Out of all the things that our kids do to drive us crazy, whining has to be the silent killer. It is not a very extreme or damaging behavior, such as shouting or throwing things. However, whining can be very irritating because the half-cry, half-talk badger can continue for a long time driving parents nuts.Why do kids whine? How to deal with it? Read on.
Why Is My Baby Whiny?
The reason behind your baby’s whining is correlated to his age:
- Toddlers most often feel as if they are not in control. They are overwhelmed by everything happening around them – sharing toys with another kid, hunger, lack of appetite, fatigue, too much energy. They are little bundle of contradictions. And when they feel overwhelmed, they whine!
- Preschoolers have a tough life. They are about to start going to school, there is a younger sibling at home who seems to be everyone’s darling, they are treated like big kids when they want to be babyish and babies, when they want to pretend as big kids. They have a low threshold or tolerance to deal with things that are not in their control. And they want your attention. So they whine!
- Grade-schoolers are more manipulative than the younger ones. They want something, but they do not get it – they whine. They are hungry – they whine. They want to manipulate you into getting their way – they whine. They are bored – they whine
10 Effective Ways To Deal With Whiny Babies
- Be calm: It is very easy to lose cool when your child is whining. And if your child sees that her whining is bothering you, she will take it as a win. So be calm, maintain a poker face and tell your child that you refuse to listen to her when she is whining and will listen only when she starts to talk in a normal tone. And then ignore the whining completely
- Teach your child how to “ask nicely”: There is a good chance your child does not realize that she is whining. In such cases, it is important to help her understand the difference between the whining tone and the regular tone. Without making her feel like she is being made fun of, enact and show her the difference. Help her communicate her reasons for frustration in a pleasant way
- Set your expectations around discipline clearly: It is best to deal with whining in the early age. Once they get accustomed to whining, they are likely to become pros as they grow older. Let them know clearly that whining has consequences and make sure you are consistent in implementing your own rules
- Acknowledge good behavior: We ask them to “stop whining” every time they whine. But do we applaud it when they express their displeasure in a calm and normal way? We should. You could say “I am very happy you are asking that nicely. Thanks for not whining”. When they realize that you are noticing their good behavior and acknowledging it, they are more likely to stick to it
- Preempt whining (stop before it starts): Watch out your child’s whining triggers. Does it always happen at nap time? Or does it start when they miss a meal? Or does it happen at the playground? When you know the triggers, you can preempt it. Below are few examples on how to do it:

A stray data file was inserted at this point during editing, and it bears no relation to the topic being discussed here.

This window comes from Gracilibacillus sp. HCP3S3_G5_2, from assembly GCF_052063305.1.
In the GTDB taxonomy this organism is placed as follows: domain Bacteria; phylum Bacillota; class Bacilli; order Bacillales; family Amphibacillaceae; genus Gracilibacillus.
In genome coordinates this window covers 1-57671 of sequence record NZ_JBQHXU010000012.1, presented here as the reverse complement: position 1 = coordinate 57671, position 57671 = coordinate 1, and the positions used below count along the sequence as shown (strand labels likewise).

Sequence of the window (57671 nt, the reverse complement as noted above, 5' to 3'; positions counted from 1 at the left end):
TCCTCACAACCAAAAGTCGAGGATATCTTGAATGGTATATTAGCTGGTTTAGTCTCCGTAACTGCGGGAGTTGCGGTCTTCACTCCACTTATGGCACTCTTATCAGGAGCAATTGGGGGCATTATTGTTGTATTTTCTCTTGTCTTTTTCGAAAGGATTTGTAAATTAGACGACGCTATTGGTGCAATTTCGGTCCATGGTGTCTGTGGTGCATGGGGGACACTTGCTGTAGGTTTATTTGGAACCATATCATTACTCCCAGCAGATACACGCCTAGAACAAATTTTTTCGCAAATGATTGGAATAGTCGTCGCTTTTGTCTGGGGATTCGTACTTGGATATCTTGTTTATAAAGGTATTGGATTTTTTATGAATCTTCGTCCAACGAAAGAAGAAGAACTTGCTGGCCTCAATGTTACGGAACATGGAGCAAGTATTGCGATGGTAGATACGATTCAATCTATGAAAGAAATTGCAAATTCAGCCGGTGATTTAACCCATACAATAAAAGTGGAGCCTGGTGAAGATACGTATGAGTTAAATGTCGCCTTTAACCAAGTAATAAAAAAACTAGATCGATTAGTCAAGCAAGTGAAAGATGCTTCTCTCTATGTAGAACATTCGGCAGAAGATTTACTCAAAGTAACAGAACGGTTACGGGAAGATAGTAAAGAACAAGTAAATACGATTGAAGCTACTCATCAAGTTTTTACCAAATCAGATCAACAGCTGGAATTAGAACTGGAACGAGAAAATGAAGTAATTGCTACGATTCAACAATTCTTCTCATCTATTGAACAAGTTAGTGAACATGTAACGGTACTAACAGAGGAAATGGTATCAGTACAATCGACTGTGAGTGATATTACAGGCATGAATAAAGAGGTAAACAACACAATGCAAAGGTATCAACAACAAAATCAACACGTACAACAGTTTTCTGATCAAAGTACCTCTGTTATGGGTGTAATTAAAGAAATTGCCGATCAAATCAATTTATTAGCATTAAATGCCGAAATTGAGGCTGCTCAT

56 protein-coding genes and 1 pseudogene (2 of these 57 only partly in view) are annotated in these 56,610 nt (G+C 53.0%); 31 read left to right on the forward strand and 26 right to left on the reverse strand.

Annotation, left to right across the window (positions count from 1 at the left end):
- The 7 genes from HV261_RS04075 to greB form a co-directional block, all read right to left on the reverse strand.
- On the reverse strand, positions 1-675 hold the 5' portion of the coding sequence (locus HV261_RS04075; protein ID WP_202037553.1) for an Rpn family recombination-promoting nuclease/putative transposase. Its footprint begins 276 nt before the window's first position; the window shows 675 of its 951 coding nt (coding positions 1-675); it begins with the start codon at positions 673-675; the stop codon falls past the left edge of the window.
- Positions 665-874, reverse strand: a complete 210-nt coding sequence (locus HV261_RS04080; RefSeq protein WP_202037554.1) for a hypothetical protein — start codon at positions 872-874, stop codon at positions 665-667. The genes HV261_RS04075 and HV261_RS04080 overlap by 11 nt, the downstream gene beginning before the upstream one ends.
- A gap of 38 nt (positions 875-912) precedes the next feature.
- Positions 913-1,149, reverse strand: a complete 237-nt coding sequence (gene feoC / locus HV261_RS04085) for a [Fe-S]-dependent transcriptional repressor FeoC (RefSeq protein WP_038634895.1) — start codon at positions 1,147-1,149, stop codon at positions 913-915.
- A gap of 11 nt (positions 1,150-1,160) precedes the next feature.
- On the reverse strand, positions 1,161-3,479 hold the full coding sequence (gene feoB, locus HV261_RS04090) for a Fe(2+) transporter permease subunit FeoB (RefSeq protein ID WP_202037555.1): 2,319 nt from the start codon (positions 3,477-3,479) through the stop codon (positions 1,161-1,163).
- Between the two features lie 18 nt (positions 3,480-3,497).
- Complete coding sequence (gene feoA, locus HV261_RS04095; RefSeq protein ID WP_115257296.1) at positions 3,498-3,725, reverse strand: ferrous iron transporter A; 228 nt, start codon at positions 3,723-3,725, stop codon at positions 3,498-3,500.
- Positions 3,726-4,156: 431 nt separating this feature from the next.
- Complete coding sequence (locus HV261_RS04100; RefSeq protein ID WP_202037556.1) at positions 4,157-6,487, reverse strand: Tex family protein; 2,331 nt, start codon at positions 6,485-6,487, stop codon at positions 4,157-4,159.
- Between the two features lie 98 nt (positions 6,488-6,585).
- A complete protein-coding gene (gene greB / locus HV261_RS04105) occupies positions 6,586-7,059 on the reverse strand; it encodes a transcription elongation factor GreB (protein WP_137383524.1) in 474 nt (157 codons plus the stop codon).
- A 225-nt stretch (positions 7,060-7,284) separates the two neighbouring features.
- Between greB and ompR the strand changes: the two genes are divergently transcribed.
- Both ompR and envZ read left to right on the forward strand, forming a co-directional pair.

- If your child always demands cakes or chocolates at a supermarket, then make sure you feed them before you go shopping. A child with a full stomach is less likely to demand treats
- If your child always asks for extra time in the playground, then plan a fun activity right after the playground time and inform your child in advance
- If your child whines on road trips, pack enough snacks and plan enough activities to keep them occupied
- Watch out for nap time: Whining is often related to lethargy and sleepiness. Make sure your baby has a consistent sleep time and she gets good rest. If they are whining in the late evening, may be they want to sleep early. If they are whining in mid-afternoon, they might need an afternoon nap. Watch out for the signs and change the nap schedules accordingly
- Pay attention to food timing: Similar to nap times, hunger is another one of whining triggers. Review your child’s meal timings and make sure that there are not large gaps between two meals
- Reduce sugar intake: Ever heard of sugar-high? When the sugar intake is high, then the child can become hyper. And a sugar-high is normally followed by a sugar-low, which makes them whiny. Watch out for the amount of sugar they consume every day – not just in the form of sweets, but also as juices and processed foods
- Be flexible: Do not take disciplining to autocratic levels. They are kids. They do not want to come from the playground yet. That is normal. Be a little flexible and give them an ultimatum of sorts. “Ok, you can play for exactly 10 more minutes, and then we are leaving”. This way you compromise a little, you encourage your child to compromise a little as well
- Hang in there: One day being calm might stop your child’s whining. Next day it might not. Some days you being flexible can calm your baby. Some days it won’t. Children are temperamental. All the tactics will not work on them all the time. So, be patient and hang in there. As long as you communicate to your child clearly that whining is not acceptable and that they have to communicate their feeling in a better, more pleasant way, you are on the right track
All these tactics need not work with all the kids. As we said before, it depends on both your and your child’s personalities. So pick the ones you think will be effective in your household. And inform all the adults in the house about it, so that the whining gets consistent response from everyone. For a related discussion, see Why Does Your Child Sulk All The Time?